Back in April, I said gold was looking bad on the chart and that as long as the stock market continued to advance higher, the prospects for gold were dim. (Read “Is Gold’s Near-Death Crisis Over-Exaggerated? Concerns of a Market Meltdown May Not Be.”)
Fast-forward two months, and while stocks have been in a minor correction, there continues to be distaste for holding gold.
The reality is that inflation is benign and will likely stay that way for a few years. The world’s central banks continue to drive easy money into the system and investors are looking elsewhere to make money, ignoring the precious metals, especially gold, traditionally a safe-haven investment.
The problem now is that there’s really no need for a safe haven at this juncture.
Gold is down 36% from its peak of $1,920 in September 2011, and it’s not looking good.
I even feel that gold is vulnerable to $1,200 on the chart. Take a look at the long-term chart of spot gold featured below. The lower support appeared to be in place until the slide on Wednesday to the $1,224 level. The threat now is that gold could continue to break down and make a move toward $1,200. If this happens, we could actually see a move down to the $1,100 level, based on my technical analysis.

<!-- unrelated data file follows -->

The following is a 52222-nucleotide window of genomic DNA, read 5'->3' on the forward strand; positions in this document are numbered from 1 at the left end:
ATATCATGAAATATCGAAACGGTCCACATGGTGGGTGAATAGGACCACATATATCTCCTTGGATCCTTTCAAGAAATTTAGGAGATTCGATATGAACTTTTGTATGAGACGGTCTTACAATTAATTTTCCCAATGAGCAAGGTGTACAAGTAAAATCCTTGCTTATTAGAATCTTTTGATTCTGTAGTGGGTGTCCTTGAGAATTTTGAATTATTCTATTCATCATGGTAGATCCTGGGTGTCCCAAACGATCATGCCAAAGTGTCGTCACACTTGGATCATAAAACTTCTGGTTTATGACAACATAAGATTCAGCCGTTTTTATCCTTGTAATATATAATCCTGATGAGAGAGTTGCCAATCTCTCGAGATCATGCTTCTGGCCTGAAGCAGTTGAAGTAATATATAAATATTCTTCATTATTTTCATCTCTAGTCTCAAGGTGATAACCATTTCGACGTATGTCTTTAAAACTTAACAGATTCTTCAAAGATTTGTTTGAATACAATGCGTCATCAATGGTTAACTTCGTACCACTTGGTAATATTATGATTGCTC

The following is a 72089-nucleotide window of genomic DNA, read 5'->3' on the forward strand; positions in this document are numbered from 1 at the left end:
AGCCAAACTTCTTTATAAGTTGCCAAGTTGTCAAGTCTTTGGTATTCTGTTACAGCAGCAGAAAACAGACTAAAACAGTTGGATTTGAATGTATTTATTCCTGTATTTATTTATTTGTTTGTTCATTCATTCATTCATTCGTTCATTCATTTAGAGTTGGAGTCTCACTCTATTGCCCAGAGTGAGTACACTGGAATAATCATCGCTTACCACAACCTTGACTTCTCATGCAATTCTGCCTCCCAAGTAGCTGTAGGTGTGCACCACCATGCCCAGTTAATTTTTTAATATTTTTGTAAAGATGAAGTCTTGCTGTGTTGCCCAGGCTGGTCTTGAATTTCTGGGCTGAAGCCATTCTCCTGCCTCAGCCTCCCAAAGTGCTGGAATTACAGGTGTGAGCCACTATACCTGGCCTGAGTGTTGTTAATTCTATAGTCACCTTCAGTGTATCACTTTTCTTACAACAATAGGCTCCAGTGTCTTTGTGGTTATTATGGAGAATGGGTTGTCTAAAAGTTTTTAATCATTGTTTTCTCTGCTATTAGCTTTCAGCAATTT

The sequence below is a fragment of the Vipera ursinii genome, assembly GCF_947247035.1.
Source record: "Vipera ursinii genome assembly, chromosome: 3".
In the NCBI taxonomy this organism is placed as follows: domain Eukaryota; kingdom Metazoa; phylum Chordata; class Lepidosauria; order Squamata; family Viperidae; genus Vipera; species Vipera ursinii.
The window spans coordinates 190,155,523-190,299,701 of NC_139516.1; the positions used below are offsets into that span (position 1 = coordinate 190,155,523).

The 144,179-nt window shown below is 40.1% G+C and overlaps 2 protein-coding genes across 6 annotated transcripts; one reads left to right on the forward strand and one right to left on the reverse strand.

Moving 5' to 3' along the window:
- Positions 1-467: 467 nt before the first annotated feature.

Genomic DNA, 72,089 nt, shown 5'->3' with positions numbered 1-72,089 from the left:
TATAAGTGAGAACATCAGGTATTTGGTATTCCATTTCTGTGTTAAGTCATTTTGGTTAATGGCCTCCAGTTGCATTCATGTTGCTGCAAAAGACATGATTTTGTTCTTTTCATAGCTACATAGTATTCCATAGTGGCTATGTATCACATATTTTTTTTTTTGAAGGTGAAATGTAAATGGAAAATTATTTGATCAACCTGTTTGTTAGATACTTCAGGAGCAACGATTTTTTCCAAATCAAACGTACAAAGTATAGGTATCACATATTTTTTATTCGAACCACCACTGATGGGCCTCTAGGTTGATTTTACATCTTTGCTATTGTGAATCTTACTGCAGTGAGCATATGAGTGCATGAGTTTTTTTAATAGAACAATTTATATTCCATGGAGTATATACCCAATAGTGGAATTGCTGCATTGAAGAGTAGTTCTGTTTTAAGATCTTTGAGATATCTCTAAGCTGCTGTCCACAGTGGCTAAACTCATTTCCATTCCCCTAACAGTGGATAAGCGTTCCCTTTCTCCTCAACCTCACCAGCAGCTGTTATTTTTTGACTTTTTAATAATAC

Chart courtesy of www.StockCharts.com
Of course, the futures market appears to be betting on a rally. The contracts all the way out to December 2018 show the spot price above $1,200, but I have seen this more positive sentiment before, and it subsequently failed to pan out.
Even if gold holds, the upside over the next several years appears to be limited. The highest level is $1,407 for the December 2018 contract.
My view has not changed. I have little confidence in gold as an investment. You could make some money trading the commodity on weakness and selling on a rebound, but in my opinion, the bear market in gold is here to stay—at least for the immediate future.
Of course, some gold bugs talk about the fact that the ore is a limited commodity based on what is in the ground, but this supply needs to be found and extracted.
Also, India and China may be major buyers of gold, but both of those countries are facing some serious growth issues; I don’t see the demand surging to levels where it will impact prices.
For now, I just don’t see the heavy demand that could spark gold to another rally, so I’d suggest you stay out of the yellow metal unless you’re a trader. Holding gold for the long term isn’t going to make you rich.